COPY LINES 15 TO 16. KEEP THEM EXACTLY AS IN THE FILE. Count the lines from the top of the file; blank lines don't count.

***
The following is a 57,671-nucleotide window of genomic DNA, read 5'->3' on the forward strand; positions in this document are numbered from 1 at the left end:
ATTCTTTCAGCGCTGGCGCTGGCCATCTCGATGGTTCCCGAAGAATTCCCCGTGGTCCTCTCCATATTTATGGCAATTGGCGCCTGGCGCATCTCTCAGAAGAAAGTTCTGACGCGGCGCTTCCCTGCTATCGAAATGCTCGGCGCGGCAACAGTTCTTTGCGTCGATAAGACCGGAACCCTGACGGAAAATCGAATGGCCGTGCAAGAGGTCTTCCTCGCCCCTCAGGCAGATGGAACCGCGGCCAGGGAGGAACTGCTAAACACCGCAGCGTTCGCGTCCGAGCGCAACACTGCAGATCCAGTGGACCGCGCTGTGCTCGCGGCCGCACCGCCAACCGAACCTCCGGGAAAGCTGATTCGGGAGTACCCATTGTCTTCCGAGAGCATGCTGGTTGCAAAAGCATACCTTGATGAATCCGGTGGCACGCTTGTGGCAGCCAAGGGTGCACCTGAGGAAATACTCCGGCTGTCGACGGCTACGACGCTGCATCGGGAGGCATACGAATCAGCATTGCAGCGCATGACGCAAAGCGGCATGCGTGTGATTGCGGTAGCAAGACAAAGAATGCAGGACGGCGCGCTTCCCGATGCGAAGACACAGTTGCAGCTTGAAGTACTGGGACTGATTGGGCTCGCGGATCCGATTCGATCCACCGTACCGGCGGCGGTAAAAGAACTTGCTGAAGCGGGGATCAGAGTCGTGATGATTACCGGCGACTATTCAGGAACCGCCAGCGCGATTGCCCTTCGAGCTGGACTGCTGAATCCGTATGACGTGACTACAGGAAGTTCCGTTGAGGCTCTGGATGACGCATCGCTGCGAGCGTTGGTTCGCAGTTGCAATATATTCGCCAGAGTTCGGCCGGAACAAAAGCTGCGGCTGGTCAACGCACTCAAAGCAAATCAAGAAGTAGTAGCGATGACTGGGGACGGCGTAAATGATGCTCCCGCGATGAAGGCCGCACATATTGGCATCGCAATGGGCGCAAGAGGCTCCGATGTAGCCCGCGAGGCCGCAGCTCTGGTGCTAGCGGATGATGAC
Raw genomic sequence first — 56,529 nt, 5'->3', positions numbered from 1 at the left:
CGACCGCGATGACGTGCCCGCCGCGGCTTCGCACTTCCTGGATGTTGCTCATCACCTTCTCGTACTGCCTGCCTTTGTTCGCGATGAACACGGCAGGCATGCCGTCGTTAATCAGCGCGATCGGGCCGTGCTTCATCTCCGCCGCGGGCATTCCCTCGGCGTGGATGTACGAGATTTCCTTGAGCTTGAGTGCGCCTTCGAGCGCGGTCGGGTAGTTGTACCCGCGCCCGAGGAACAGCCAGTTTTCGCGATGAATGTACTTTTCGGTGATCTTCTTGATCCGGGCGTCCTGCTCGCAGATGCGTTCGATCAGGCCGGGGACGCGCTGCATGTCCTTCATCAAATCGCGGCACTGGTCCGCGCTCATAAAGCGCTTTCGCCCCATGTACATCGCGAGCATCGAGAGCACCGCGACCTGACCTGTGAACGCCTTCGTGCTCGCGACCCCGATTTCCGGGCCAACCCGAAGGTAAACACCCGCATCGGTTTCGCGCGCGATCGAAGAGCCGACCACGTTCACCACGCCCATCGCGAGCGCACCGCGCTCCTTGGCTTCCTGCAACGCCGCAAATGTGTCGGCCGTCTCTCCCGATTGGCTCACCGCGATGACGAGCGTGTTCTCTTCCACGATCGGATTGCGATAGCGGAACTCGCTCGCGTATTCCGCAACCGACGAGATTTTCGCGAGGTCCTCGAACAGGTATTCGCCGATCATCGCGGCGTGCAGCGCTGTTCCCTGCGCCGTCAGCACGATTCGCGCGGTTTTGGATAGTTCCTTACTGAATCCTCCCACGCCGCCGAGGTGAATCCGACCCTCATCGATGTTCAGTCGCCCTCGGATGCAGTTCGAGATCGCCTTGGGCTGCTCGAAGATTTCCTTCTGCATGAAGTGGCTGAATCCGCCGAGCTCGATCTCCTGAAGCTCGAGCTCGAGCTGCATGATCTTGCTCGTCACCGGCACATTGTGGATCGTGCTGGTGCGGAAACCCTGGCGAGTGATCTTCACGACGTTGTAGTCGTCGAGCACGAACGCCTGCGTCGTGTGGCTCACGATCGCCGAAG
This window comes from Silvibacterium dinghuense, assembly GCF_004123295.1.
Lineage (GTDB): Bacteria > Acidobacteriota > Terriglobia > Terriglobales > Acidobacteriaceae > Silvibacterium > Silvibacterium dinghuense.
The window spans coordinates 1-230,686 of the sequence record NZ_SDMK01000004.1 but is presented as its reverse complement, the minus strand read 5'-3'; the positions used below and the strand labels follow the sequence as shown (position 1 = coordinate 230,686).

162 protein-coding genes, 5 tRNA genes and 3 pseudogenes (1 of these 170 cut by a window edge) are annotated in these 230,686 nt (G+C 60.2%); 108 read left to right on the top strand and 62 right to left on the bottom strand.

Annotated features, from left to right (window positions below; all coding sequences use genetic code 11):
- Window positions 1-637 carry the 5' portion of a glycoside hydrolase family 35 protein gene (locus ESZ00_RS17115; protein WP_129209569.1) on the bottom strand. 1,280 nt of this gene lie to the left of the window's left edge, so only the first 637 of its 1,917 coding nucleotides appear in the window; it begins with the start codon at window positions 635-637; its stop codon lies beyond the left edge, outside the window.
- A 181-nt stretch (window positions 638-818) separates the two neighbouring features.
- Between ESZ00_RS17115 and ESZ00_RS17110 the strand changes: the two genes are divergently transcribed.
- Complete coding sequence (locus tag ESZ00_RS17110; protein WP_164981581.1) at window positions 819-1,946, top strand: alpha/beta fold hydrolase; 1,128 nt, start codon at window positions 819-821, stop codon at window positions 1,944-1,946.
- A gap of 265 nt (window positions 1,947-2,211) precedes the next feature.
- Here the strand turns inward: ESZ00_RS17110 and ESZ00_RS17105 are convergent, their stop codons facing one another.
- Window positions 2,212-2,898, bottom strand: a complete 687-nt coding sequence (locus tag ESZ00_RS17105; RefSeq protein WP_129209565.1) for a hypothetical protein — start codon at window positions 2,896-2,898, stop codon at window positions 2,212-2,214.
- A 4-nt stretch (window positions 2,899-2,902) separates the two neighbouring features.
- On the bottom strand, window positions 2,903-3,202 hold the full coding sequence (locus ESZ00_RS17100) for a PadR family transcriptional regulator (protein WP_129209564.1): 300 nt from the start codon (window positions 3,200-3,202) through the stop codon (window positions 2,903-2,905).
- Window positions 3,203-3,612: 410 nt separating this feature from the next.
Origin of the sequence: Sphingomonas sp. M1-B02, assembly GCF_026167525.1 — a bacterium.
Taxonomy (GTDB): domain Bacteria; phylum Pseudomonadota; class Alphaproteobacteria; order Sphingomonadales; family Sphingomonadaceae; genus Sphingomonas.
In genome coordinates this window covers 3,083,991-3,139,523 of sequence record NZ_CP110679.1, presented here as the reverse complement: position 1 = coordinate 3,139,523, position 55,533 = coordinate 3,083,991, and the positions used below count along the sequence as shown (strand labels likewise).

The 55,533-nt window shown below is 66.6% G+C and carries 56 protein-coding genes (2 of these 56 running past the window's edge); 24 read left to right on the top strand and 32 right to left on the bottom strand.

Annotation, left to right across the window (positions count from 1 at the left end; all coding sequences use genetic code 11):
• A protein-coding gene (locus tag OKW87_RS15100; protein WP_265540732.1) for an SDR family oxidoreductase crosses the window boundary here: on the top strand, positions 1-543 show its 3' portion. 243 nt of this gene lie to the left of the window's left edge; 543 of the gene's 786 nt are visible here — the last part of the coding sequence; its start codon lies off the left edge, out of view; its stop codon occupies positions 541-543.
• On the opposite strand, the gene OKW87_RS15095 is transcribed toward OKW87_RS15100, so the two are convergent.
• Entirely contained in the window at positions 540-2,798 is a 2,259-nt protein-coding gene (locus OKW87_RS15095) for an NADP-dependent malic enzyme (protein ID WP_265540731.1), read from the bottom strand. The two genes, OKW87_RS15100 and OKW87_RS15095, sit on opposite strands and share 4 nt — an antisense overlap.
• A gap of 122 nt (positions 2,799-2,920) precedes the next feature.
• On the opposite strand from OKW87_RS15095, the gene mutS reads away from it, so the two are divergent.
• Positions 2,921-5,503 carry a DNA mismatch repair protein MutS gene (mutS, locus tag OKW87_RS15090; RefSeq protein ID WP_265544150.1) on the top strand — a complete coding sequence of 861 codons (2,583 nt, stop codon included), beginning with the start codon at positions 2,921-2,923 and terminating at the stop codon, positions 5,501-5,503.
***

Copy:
- Here the strand turns inward: ESZ00_RS17110 and ESZ00_RS17105 are convergent, their stop codons facing one another.
- Window positions 2,212-2,898, bottom strand: a complete 687-nt coding sequence (locus tag ESZ00_RS17105; RefSeq protein WP_129209565.1) for a hypothetical protein — start codon at window positions 2,896-2,898, stop codon at window positions 2,212-2,214.